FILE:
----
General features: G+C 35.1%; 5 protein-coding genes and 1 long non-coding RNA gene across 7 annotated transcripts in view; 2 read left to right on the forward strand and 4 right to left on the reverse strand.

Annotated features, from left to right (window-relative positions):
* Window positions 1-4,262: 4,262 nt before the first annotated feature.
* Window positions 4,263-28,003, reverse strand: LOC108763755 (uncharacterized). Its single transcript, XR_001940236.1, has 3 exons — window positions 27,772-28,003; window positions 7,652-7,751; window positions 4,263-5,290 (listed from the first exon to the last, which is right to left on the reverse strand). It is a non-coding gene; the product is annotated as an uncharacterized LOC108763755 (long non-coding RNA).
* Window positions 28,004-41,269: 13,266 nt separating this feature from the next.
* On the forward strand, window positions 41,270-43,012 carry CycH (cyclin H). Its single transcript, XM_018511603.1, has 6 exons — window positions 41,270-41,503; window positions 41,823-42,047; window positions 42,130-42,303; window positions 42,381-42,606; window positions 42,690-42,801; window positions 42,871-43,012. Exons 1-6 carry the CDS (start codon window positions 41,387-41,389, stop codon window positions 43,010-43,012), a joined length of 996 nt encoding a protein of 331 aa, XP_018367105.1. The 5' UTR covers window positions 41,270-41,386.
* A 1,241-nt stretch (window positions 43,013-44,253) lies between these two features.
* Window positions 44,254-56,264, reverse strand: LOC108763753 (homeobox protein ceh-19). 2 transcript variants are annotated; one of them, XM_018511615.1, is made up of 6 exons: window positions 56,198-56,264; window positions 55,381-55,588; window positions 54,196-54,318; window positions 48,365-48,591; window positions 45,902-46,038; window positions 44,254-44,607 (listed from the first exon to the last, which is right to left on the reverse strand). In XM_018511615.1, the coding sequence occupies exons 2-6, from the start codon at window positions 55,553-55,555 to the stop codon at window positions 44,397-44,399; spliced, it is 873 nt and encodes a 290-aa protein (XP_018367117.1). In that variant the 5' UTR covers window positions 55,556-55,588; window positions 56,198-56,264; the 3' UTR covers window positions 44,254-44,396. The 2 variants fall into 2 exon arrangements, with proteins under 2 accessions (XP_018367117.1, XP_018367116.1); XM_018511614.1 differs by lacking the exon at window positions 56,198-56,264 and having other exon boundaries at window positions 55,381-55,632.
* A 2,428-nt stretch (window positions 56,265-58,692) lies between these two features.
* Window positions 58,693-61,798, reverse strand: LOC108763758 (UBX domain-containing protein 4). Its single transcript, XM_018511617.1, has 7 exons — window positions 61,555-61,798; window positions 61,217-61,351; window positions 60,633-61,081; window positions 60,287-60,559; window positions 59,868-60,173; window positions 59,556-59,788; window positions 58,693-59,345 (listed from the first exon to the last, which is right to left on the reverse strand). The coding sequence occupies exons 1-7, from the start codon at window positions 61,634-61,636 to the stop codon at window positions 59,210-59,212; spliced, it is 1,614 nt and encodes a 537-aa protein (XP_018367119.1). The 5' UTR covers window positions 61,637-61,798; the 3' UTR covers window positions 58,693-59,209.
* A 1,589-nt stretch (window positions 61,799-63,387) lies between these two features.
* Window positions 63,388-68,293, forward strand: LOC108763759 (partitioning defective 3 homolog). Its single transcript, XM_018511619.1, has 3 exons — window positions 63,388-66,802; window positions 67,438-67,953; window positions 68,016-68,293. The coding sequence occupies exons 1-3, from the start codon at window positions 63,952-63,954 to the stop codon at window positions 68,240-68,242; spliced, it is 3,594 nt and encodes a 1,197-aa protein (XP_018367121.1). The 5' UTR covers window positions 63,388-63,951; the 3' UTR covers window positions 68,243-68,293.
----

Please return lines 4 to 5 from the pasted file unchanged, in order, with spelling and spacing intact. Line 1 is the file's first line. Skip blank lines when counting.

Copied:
* Window positions 4,263-28,003, reverse strand: LOC108763755 (uncharacterized). Its single transcript, XR_001940236.1, has 3 exons — window positions 27,772-28,003; window positions 7,652-7,751; window positions 4,263-5,290 (listed from the first exon to the last, which is right to left on the reverse strand). It is a non-coding gene; the product is annotated as an uncharacterized LOC108763755 (long non-coding RNA).
* Window positions 28,004-41,269: 13,266 nt separating this feature from the next.